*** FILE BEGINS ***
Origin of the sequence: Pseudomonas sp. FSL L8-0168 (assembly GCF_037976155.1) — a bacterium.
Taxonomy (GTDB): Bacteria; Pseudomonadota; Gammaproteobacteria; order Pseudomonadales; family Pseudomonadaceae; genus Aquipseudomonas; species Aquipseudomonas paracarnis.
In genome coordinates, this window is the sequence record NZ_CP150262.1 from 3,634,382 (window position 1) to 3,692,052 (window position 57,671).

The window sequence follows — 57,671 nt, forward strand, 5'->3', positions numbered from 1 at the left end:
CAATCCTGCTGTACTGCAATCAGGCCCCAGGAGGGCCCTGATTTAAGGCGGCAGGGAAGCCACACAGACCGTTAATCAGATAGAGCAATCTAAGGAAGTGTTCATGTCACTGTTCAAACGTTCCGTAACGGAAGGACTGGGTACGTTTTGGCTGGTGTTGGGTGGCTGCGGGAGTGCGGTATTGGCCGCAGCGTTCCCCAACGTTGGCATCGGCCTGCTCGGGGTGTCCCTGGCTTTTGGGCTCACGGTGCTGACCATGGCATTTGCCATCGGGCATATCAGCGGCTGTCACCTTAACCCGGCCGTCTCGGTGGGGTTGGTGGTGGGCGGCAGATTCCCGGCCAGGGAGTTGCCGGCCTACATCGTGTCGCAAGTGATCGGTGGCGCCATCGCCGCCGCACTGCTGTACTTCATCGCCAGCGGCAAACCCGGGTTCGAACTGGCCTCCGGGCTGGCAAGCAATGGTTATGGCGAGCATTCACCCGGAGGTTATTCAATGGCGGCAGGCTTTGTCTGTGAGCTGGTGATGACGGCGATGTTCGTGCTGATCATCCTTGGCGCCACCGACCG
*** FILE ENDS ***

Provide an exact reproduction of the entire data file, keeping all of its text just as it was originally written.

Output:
Origin of the sequence: Pseudomonas sp. FSL L8-0168 (assembly GCF_037976155.1) — a bacterium.
Taxonomy (GTDB): Bacteria; Pseudomonadota; Gammaproteobacteria; order Pseudomonadales; family Pseudomonadaceae; genus Aquipseudomonas; species Aquipseudomonas paracarnis.
In genome coordinates, this window is the sequence record NZ_CP150262.1 from 3,634,382 (window position 1) to 3,692,052 (window position 57,671).

The window sequence follows — 57,671 nt, forward strand, 5'->3', positions numbered from 1 at the left end:
CAATCCTGCTGTACTGCAATCAGGCCCCAGGAGGGCCCTGATTTAAGGCGGCAGGGAAGCCACACAGACCGTTAATCAGATAGAGCAATCTAAGGAAGTGTTCATGTCACTGTTCAAACGTTCCGTAACGGAAGGACTGGGTACGTTTTGGCTGGTGTTGGGTGGCTGCGGGAGTGCGGTATTGGCCGCAGCGTTCCCCAACGTTGGCATCGGCCTGCTCGGGGTGTCCCTGGCTTTTGGGCTCACGGTGCTGACCATGGCATTTGCCATCGGGCATATCAGCGGCTGTCACCTTAACCCGGCCGTCTCGGTGGGGTTGGTGGTGGGCGGCAGATTCCCGGCCAGGGAGTTGCCGGCCTACATCGTGTCGCAAGTGATCGGTGGCGCCATCGCCGCCGCACTGCTGTACTTCATCGCCAGCGGCAAACCCGGGTTCGAACTGGCCTCCGGGCTGGCAAGCAATGGTTATGGCGAGCATTCACCCGGAGGTTATTCAATGGCGGCAGGCTTTGTCTGTGAGCTGGTGATGACGGCGATGTTCGTGCTGATCATCCTTGGCGCCACCGACCG